With the start of the next school year just around the corner, many school districts are releasing their plans for reopening. Some will be in person, some will be virtual, some hybrid, and some will have tiered phases. There is certainly a great divide on the implementation of distance learning. School districts had a test run with this, after the last quarter of the school year was abruptly cut off due to the coronavirus outbreak. Teachers quickly rose to the challenge, turning to unconventional methods to deliver instruction to students, communicate with parents, and strengthen their classroom community.

Despite this period for growth and research, many students, teachers, and parents are unsure if this model will work in the new year. Distance learning has been plagued with a negative outlook, with a widespread feeling of uncertainty and distrust in the model. On the contrary, there are some advantages to online learning, with students describing this time as one for “personal growth and motivation,” University of Maryland College Park student Naomi Bilesanmi said.

Jordan Colquitt
Jordan Colquitt (Courtesy photo)

The Informer spoke with Prince George’s County Student Member of the Board of Education, Ninah Jackson, and educator Kristin Camper to better understand what students and teachers may experience with the transition:

WI: What can you do as an educator to ensure that the new school year runs smoothly for parents, students, and yourself?

Camper: I will definitely be utilizing the exercises I learned during my Social-Emotional Learning (SEL) training this school year, which includes check-ins, one-on-one conferences for student wellbeing, and meditative and breathing exercises (which students can also use with the rest of their family members). One thing that will really help is the combination of asynchronous learning (meaning students can complete this work at any time) and small group sessions to meet the needs of all my students. There are also tools like Remind that will help me keep parents up to date on assignments. Finally, I will stick to the schedule I’ve created to maintain a better work-life balance (again, asynchronous learning will help with this a lot).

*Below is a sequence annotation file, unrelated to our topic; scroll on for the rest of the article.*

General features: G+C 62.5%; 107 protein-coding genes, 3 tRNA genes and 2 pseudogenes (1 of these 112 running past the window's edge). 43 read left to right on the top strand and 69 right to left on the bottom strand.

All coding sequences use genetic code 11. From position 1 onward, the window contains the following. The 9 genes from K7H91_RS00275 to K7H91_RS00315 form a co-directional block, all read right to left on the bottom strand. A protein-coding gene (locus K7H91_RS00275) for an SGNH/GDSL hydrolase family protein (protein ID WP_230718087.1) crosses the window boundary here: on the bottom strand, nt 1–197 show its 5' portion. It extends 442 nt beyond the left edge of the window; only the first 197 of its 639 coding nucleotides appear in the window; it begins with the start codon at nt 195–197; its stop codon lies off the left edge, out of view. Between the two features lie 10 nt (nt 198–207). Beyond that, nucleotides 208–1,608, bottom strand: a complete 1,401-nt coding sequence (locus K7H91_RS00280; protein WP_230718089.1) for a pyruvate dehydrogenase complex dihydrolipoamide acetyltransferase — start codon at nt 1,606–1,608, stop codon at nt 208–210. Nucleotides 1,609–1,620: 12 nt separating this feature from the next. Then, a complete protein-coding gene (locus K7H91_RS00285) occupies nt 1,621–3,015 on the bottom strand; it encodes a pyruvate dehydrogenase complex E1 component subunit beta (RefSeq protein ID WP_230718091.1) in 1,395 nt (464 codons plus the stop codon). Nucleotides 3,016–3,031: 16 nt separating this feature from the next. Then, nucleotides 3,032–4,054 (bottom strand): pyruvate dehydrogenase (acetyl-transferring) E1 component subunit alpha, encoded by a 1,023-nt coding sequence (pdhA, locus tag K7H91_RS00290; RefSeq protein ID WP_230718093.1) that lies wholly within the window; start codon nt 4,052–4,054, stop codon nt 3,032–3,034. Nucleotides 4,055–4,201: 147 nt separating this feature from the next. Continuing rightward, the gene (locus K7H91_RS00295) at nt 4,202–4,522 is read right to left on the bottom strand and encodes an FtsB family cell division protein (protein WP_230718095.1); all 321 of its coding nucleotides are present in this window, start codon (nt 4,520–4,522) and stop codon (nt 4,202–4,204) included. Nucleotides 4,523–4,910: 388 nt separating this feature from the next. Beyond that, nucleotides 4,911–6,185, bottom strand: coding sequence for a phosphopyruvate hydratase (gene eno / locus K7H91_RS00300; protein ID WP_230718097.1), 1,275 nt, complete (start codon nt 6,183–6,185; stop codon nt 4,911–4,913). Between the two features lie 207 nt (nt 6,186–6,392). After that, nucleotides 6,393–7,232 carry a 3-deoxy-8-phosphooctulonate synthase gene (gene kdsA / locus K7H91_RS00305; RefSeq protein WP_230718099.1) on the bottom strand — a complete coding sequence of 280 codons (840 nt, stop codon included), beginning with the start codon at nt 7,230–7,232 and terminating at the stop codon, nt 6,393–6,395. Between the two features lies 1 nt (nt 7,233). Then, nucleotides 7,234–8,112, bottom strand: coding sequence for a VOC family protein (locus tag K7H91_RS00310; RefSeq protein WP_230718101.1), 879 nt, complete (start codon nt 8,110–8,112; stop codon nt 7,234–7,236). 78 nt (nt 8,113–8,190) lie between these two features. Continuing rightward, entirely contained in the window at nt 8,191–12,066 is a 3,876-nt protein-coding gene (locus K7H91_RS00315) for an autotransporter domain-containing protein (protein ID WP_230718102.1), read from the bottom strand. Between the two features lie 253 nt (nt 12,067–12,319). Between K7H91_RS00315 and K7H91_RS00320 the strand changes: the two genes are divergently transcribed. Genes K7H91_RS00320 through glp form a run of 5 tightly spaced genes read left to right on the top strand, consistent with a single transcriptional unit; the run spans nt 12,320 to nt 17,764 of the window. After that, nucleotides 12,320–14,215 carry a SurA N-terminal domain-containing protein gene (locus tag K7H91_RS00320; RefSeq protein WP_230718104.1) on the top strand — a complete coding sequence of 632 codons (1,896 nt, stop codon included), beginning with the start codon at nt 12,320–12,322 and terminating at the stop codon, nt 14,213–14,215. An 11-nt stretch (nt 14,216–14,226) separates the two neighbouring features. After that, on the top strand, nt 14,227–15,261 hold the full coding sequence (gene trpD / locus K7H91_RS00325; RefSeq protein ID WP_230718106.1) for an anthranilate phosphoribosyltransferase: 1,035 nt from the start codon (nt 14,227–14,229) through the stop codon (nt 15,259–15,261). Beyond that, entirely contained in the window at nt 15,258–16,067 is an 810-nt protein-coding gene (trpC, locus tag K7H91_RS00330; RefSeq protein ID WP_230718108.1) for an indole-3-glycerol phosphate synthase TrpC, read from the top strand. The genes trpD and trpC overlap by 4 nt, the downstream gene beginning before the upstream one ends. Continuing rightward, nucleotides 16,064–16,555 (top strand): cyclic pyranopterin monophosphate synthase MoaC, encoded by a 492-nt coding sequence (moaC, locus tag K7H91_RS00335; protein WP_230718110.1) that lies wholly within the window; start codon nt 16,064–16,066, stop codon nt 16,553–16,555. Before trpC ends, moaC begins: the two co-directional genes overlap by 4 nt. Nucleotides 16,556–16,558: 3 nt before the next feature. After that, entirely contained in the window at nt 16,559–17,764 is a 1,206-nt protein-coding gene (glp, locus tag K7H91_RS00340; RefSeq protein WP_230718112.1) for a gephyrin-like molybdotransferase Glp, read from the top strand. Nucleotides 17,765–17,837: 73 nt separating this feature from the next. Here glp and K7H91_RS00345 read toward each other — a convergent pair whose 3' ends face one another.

WI: As a student, what tools, resources, or habits helped you in making the transition into online learning?

Jackson: As a student, I tried to focus on maintaining a consistent schedule to work on my time management. With virtual learning, there’s so much more freedom — and for some students, that is great, but for others, that can be used as a means for procrastination. I set a schedule for myself and set aside specific times for studying, reviewing material, organizing my space, and getting work done. My greatest tools and resources were my agenda planner, my wall calendar and whiteboard, and my digital calendars.

WI: Did you have any barriers to learning online? If so, how did you overcome them?

Jackson: My biggest barrier with online learning was getting used to not having in-person assistance with topics that I’m struggling to understand. One of the ways I worked to overcome this is by forming study groups with my peers. We would occasionally host a group Zoom to assist each other with work we were having trouble with, or even just to check in with each other academically.

So, distance learning may not be perfect, and as with many things has flaws, but if your school district will hold classes remotely it is important to be prepared for a successful year.

WI Guest Author

This correspondent is a guest contributor to The Washington Informer.

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